He also trots out that well-worn of excuses that everybody else does it, so that makes it okay.

Finally, he adds that in no way have these junkets affected how he reports, and requiring disclosure on every piece he writes would give people the false impression that these companies are paying him for his opinion.

But none of these excuses justifies accepting all-expenses-paid trips from software companies, much less deciding not to disclose them fully.

First of all, as any ethics expert will tell you, it’s not just about conflict of interest. It’s about the appearance of conflict.

Second, if these junkets truly had absolutely no effect on how journalists report, they would not exist. These giant software companies aren’t morons. They know if they give you free food and free travel, you’re a lot more likely to talk about their product. There might not be any direct quid pro quo, but they know you’re a lot more likely to say something positive about them. And if you have a reputation as someone who bashes the products promoted on these junkets, you won’t be invited to them in the future.

Finally, Cyberpresse should not be exploiting freelancers as a way of getting around paying expenses. Dumais is right that if he billed Gesca for all these trips, he wouldn’t be allowed to go on them anymore (an argument that makes it clear these trips are of value to him). But if we accept that journalists should not get free travel, then even freelancers should have their expenses paid for, no questions asked. This judgment is as much a stain on Gesca as it is on Dumais.

Dumais says he doesn’t have a choice in this matter. That’s bullshit. He can refuse these junkets. He just doesn’t want to, and neither does Cyberpresse, because they both (indirectly) profit financially from them.

Dumais and Cyberpresse must put an immediate stop to this, and stand up for journalistic integrity. These junkets should be outright banned, Dumais’s previous articles online should be edited to add disclosure statements to them, and a policy should be setup to ensure that freelancers do not feel they have to deal with their own expenses when they write original pieces for Gesca-owned properties. Other media organizations should follow suit with similar policies, including full disclosure of any gifts, sponsorships, favours or expenses paid for by companies seeking favourable coverage.

Someone must stand up for ethics, even if that means he stands alone.

If Frank Zampino is getting raked over the coals for accepting a yacht trip that he paid for, why should Nelson Dumais be allowed to accept trips that were provided for free? Do we expect stronger ethics in politicians than journalists?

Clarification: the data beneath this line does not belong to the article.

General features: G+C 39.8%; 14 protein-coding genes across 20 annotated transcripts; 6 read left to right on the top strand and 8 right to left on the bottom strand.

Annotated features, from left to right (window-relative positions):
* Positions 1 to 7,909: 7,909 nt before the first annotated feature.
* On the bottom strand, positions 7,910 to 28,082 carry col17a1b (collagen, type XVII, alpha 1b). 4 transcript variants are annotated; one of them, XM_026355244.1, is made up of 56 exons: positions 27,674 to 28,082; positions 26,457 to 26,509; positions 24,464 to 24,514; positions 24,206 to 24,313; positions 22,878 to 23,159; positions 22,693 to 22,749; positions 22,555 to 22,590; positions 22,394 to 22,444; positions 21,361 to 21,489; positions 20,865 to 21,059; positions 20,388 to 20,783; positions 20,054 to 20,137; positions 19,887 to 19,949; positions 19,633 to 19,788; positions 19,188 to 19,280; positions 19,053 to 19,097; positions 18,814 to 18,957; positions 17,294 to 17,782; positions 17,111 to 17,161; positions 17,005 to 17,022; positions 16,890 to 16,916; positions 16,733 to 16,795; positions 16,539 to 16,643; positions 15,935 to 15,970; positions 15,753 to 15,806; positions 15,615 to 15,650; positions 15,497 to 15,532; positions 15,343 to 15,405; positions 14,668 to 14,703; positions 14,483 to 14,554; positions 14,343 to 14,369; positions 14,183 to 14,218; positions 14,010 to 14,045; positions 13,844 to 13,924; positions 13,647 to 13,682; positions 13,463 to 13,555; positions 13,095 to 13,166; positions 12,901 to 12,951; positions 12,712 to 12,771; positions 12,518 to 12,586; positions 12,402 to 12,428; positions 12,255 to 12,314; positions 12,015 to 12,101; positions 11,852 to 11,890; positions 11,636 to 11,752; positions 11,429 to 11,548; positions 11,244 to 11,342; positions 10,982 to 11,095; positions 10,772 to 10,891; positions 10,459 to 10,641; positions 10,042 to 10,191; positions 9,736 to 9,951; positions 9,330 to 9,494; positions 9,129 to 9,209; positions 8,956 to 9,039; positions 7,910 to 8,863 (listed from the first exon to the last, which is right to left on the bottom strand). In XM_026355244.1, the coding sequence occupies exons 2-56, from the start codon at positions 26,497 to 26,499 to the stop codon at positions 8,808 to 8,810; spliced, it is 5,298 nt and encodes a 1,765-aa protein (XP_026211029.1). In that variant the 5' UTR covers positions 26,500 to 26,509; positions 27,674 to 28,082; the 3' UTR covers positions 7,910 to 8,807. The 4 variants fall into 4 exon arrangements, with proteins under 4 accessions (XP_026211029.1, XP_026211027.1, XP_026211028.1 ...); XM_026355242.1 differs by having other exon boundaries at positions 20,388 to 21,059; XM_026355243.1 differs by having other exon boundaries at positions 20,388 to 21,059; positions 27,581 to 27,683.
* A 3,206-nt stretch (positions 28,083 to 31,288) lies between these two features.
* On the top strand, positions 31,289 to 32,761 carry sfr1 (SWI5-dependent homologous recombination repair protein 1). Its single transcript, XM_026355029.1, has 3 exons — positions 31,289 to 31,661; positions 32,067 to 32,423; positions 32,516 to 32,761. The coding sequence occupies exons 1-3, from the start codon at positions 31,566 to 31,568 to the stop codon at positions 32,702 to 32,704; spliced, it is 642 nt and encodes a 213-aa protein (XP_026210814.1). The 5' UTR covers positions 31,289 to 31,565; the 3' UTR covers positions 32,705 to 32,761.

The oxymoron of media ethics

I’m told there’s a free conference on media ethics Friday/Saturday at U de M, sponsored by the CREUM (ethics research centre). Most of it happens before noon when I’m unconscious, but there’s a panel at 5:30 on Friday about whether competition hurts journalism, with Michelle Blanc and Yves Boisvert. If I had any ethics, I might go.

The full schedule (in PDF) is here.

National Post apologizes for reporter’s Twitter tantrum

Some people see Twitter as a form of instant messaging. But those people can quickly forget that what you say on Twitter is just as public (if not moreso) than what you post on Facebook.

National Post technology reporter David George-Cosh learned that the hard way today when an expletive-filled argument he had with a source on Twitter was publicized (and republicized and republicized), making him (and the paper) look pretty bad.

The result, mere hours later, was an apology posted to the Post’s Editors blog (which doesn’t name the reporter it’s apologizing for, nor the person it’s apologizing to, nor the nature of the conduct, but who needs specifics for these things?). (Via Regret the Error)

Reporters are human, and like everyone else they’ll have off days and they’ll get into arguments. But when they happen online, those arguments can easily become public, and this is probably not the last time we’ll see apologies for personal conduct of people associated with media.

In this case, the reporter’s actions were in a professional capacity (which makes it the paper’s problem), but I wonder when the time will come where reporters, columnists and other public figures associated with a publication’s brand will have clauses in their contracts about what they can post to their Facebook profiles, personal blogs or other public and semi-public forums online.

UPDATE: April Dunford, the victim of the tirade, has similar thoughts on her blog.

UPDATE (Feb. 12): More reaction from Roberto Rocha and a let’s-attack-the-victim post from ZDNet’s Jennifer Leggio (which gets its basic premise wrong). Additional commentary from Mathew Ingram and the Telegraph’s Shane Richmond.

UPDATE (May 25): Three months later, George-Cosh writes about the “incident” on his blog, saying he’s learned some hard lessons, though he still makes excuses for his behaviour.

Star runs You Be The Editor quiz

The Toronto Star, still looking for some holiday filler, has produced a journalism ethics quiz which it invites readers to answer on its website. (via J-Source)

The Gazette did something similar a while back.

Editors deal on a regular basis with tough ethical decisions, and must choose between publishing something or holding it back. The Star gives some examples, at least some of which were based on actual events which were published in the paper and got complaints.

Most are unfortunately a bit too easy to answer for me.

As holiday filler for this blog a public service, here are my answers to the quiz and the explanations for them: